Elie has been tasked with being responsible for the last week of the course. They had to let Elie know if they wouldn't arrive on time today, and where they were last week. Today, after being home for the weekend, the soldiers had to make their way to a meeting place up north for a new special seminar. That was why Elie received that phone call. One of the boys had accidentally left his backpack on the bus and was going to try to track it down. That meant he would be late arriving to the course. It was the soldier's responsibility to check in with Elie and get permission, and Elie's responsibility to account for the whereabouts of the soldier.
"Ok, keep me updated," Elie said in an authoritative voice. And "bye" Elie said in the voice of a friend.
Silly for me to feel like there was a change in the tone of his voice, but there it was.
I've been hearing the Commander's voice more and more when Elie is at home. Lest you think that Elie is the perfect ideal - as one might think sometimes from reading this blog, I can tell you that he's not. That doesn't mean I love him less - probably that I love him more for who he is and what he is becoming. It would be funny, except Elie would never laugh about it.
His room is...well, not something he'd ever want anyone to see and yet the Commander ordered his brother and sister to clean their rooms this weekend and the Commander explained that their mother was working hard and couldn't do everything. There was no reason, he explained, why they couldn't and shouldn't wash their own dishes. From the moment he came home last week, he was ready to take command of the house and, for the most part, I let him. Mostly, I let him because I enjoyed watching him and watching how others responded to him. His younger brother, who is at an age where he doesn't like to do what he is told, did what Elie ordered, or explained why not. Elie handled him, with reasoning when necessary and with orders when the reasoning didn't get past a 12-year-old's stubbornness.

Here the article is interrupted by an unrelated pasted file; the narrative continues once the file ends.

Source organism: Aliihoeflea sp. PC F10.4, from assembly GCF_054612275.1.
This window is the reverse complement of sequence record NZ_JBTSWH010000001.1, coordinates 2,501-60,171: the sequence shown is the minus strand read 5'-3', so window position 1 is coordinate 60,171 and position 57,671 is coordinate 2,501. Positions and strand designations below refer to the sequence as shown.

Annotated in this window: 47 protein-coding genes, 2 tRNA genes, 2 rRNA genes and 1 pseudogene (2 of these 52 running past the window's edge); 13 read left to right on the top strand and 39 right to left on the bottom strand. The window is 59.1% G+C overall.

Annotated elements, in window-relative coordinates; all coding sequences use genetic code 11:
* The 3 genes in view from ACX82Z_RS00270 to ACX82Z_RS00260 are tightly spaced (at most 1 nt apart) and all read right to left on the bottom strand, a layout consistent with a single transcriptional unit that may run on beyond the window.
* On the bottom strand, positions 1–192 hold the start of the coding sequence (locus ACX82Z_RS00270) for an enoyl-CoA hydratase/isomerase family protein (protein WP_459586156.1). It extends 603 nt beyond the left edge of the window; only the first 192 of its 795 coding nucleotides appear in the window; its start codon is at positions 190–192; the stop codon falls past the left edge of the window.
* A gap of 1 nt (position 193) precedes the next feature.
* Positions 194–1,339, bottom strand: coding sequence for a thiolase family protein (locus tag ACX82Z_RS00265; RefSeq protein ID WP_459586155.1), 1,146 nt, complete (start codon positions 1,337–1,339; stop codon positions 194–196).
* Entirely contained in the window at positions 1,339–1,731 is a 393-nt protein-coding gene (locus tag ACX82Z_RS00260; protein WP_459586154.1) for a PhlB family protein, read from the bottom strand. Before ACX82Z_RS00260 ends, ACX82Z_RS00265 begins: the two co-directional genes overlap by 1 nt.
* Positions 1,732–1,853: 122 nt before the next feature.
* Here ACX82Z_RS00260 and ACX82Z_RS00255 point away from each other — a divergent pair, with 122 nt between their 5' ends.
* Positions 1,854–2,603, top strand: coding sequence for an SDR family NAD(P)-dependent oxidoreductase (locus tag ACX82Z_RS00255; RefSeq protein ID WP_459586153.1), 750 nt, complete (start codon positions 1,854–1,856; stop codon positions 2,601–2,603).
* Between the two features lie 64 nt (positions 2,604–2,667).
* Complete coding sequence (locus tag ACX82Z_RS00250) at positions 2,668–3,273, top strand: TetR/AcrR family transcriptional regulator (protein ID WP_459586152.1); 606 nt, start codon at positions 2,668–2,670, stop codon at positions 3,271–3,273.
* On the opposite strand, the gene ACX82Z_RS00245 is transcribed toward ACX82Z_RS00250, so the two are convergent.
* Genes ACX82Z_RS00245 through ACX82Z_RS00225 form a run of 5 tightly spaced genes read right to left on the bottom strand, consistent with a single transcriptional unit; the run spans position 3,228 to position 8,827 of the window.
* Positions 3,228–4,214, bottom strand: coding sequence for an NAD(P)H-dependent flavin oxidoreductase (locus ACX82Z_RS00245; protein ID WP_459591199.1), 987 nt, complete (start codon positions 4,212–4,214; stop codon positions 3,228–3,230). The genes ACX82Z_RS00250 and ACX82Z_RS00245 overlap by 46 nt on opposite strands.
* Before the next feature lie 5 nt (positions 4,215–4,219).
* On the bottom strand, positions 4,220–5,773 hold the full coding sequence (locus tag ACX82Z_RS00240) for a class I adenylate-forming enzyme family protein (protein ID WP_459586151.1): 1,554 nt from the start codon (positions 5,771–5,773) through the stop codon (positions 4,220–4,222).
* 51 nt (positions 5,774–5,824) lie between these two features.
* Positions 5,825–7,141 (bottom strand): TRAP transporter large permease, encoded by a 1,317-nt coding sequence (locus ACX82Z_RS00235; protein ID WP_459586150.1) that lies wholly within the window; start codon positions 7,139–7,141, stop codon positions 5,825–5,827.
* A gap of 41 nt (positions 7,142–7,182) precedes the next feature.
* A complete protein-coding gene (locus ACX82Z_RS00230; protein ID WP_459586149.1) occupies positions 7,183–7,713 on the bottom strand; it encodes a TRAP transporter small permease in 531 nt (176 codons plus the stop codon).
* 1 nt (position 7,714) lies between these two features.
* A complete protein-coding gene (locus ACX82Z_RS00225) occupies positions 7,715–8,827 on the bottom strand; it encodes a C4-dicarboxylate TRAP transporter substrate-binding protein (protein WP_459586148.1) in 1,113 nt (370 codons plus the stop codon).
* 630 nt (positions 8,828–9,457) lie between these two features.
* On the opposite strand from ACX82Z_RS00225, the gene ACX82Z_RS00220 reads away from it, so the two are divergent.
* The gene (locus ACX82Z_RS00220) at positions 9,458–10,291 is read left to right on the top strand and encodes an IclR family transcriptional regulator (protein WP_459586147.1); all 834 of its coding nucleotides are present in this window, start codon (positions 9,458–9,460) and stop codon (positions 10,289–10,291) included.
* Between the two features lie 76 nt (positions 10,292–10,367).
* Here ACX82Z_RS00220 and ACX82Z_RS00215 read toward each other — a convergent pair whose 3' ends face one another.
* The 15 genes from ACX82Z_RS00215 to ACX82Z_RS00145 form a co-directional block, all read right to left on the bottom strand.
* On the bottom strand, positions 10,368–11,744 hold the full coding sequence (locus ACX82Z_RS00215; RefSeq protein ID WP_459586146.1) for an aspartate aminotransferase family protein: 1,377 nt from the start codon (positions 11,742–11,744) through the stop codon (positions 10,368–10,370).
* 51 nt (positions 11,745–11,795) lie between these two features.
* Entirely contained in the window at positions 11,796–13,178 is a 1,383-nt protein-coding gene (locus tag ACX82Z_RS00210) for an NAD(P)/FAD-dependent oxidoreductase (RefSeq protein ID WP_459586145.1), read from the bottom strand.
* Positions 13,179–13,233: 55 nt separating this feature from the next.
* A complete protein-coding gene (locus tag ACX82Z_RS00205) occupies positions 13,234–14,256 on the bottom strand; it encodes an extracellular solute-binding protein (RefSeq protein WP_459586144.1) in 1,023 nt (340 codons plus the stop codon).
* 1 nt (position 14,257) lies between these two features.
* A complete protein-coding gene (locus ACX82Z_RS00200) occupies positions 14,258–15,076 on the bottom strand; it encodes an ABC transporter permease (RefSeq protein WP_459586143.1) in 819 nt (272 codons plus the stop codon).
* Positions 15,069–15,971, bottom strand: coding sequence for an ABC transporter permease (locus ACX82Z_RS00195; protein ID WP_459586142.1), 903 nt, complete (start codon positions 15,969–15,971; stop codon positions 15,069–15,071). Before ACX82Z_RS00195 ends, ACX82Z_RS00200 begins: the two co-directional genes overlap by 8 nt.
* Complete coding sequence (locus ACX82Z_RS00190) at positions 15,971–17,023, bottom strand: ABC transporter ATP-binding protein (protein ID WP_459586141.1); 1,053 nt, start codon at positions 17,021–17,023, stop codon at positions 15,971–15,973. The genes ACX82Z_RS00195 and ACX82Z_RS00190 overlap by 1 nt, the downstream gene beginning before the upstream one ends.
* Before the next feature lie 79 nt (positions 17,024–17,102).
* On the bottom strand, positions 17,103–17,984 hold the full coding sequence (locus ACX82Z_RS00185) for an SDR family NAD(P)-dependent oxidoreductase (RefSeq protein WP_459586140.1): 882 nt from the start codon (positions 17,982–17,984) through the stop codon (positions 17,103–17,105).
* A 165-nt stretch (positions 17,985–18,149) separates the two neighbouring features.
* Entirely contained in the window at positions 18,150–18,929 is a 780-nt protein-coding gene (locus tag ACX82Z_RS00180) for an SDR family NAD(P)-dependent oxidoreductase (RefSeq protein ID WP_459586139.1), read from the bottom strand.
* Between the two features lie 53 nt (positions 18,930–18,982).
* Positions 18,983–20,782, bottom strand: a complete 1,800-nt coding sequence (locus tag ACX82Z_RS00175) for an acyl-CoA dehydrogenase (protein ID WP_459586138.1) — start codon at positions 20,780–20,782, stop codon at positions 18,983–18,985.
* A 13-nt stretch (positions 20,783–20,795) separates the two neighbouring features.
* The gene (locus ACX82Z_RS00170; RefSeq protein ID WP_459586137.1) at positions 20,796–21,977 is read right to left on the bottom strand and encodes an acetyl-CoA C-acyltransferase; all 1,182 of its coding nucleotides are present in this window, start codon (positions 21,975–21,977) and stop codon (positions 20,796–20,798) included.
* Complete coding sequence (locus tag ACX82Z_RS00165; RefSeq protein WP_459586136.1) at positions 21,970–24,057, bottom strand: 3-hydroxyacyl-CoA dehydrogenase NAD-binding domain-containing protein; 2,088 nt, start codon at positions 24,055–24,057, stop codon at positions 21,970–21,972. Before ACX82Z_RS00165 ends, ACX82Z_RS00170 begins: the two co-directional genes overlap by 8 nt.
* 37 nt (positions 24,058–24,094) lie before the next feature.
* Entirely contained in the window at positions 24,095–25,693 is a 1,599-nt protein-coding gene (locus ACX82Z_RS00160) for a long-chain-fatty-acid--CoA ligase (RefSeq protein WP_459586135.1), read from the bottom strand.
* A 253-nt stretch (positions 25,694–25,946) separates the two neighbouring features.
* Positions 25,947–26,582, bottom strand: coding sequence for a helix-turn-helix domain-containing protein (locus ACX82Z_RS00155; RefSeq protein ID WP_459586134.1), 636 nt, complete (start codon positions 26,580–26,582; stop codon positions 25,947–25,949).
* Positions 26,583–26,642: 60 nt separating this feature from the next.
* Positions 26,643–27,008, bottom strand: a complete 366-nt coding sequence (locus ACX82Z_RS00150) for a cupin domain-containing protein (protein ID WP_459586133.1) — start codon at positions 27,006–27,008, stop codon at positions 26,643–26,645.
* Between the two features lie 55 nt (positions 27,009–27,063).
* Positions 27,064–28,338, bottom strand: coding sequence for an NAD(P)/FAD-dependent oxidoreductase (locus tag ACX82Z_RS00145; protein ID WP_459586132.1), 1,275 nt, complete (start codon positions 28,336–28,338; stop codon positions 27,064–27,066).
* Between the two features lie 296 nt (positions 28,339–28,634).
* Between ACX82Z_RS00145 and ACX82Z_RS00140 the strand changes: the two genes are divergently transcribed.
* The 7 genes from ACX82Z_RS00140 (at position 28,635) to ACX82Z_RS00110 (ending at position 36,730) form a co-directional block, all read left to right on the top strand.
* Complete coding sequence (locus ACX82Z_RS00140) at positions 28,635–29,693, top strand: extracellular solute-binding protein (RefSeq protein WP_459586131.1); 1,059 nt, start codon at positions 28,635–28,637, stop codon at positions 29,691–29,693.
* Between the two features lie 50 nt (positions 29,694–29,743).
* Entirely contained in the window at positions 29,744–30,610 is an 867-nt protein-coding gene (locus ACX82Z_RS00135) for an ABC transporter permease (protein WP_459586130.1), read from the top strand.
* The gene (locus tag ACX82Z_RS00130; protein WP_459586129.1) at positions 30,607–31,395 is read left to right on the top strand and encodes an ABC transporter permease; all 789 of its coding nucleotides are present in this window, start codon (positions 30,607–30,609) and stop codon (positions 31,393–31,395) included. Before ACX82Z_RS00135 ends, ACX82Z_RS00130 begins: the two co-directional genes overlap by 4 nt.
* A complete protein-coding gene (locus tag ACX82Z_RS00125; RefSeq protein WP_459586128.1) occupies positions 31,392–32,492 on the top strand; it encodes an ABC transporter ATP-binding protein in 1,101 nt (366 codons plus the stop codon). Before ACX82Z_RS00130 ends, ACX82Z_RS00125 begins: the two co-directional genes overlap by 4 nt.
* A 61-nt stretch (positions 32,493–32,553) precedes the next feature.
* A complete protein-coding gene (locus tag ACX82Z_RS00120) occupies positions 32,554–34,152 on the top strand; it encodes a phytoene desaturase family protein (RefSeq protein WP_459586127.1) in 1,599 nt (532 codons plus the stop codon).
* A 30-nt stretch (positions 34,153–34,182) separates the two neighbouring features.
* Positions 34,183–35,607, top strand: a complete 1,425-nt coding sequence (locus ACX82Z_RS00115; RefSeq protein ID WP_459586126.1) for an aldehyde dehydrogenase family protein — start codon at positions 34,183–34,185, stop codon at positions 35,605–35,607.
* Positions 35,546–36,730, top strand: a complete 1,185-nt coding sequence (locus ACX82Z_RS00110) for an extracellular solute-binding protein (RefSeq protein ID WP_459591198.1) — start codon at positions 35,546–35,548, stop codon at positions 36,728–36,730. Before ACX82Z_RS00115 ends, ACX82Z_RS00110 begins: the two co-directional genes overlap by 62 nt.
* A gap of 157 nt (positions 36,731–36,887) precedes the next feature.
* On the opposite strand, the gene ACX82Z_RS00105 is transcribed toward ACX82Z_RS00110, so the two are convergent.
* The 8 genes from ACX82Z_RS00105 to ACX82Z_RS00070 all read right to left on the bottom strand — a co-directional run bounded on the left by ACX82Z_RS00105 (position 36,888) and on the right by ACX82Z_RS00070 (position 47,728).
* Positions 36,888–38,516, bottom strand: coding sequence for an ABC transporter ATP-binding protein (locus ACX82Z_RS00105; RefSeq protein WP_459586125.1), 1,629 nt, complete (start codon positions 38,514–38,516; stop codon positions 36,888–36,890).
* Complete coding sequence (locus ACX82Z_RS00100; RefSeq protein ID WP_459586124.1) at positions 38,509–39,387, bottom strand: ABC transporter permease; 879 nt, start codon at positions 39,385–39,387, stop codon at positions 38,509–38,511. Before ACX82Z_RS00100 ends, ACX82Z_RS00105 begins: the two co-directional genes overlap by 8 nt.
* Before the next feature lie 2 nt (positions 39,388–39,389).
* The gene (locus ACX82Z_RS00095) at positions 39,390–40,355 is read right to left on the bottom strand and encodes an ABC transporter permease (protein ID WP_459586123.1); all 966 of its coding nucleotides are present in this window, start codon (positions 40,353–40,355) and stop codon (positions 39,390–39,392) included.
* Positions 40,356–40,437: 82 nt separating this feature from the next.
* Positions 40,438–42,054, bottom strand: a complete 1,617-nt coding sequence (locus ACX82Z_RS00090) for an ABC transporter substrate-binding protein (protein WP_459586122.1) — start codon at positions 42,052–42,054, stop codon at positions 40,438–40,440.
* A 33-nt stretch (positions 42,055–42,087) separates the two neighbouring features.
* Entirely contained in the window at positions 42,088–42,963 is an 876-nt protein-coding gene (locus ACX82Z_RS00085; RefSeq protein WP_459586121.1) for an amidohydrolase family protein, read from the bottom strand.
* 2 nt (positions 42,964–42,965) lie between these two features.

Before he left, he made sure to leave his orders in place: Sunday night, he told his 12-year-old brother, "you should wash the dishes." And, you can sit in the favorite chair. Monday night, he told his 8-year-old sister, "you do the dishes, and then you can sit in the favorite chair" by the counter.
On Friday, Elie picked up his sister's backpack and promptly told her to empty it and take out everything she didn't need. It was just too heavy. This morning, before Elie left, she came over to him and asked him what to do tonight and then stood looking up at him with a very serious expression on her face as he listed her jobs.
The Commander had spoken and amazingly enough, we all respond. But even more amazing is the fact that Elie has learned to control the Commander. He has learned, in this course, how to command. Or perhaps he always knew. It is something to think about. There was always something in Elie that had him commanding others in the family. What he has learned is not so much the art of commanding...as the art of getting your commands fulfilled. And this is accomplished by listening, not just ordering.
He explained some of it to me on the ride. "You can go in strong and then go easy. Or you can go in easy and then go in strong."
"Which is right?" I asked him.
"Both," he said wisely, "it depends on you."
Yes, it depends on how the commander will command, on the circumstances, on the job at hand. This week, in the next few days, Elie will finish the Commanders Course. For all intents and purposes, last week he finished his last test and the rest is just the final days until the ceremony later this week.
He has now been in the army for 11 months. The boy I took to the meeting place on that March morning has changed, Or perhaps "changed" is the wrong word. He has developed. He has matured. He is everything he was, the same sense of humor, the same twinkle in those gorgeous blue eyes of his, the same impatience at times. And he is so much more.
I have thought when to end this blog - it's been almost a year. I thought perhaps to stop, but I have been overwhelmed with responses - many comments on the blogs, but even more sent to me privately.
In just a few days, Elie will complete this course, but he has two more years to go. Two more years to serve his country. For all that time, and as I have come to understand, for the next few decades as he and his brothers serve in the army and then join the reserve forces to serve as their country needs them, I will remain a soldier's mother. I guess the need to explain what that means and how proud I am to be that mother, will keep me writing.
In just a few days, my son will be a commander in the Israeli army, and I will be a commander's mother. I can only wish that every mother would feel what I feel now and that God would know how grateful I am for the chance to be this soldier's mother.
May God bless the army of Israel and watch over our sons and keep them safe.